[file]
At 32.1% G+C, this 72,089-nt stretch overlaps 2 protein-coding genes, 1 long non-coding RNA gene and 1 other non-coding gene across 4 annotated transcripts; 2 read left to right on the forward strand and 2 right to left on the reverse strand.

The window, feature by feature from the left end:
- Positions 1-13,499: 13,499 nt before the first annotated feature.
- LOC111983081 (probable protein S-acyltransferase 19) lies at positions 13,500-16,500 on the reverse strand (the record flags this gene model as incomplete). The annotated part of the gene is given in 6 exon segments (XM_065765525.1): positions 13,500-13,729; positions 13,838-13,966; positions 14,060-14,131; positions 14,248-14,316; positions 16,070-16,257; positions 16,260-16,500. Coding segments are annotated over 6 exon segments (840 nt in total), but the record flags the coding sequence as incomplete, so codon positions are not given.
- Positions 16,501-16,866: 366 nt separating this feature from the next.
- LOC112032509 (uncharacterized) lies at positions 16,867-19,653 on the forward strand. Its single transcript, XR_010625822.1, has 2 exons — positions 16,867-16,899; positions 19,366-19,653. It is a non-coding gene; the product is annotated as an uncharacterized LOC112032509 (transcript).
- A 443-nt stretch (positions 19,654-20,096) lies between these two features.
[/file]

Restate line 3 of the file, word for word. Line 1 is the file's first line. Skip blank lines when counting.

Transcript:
- Positions 1-13,499: 13,499 nt before the first annotated feature.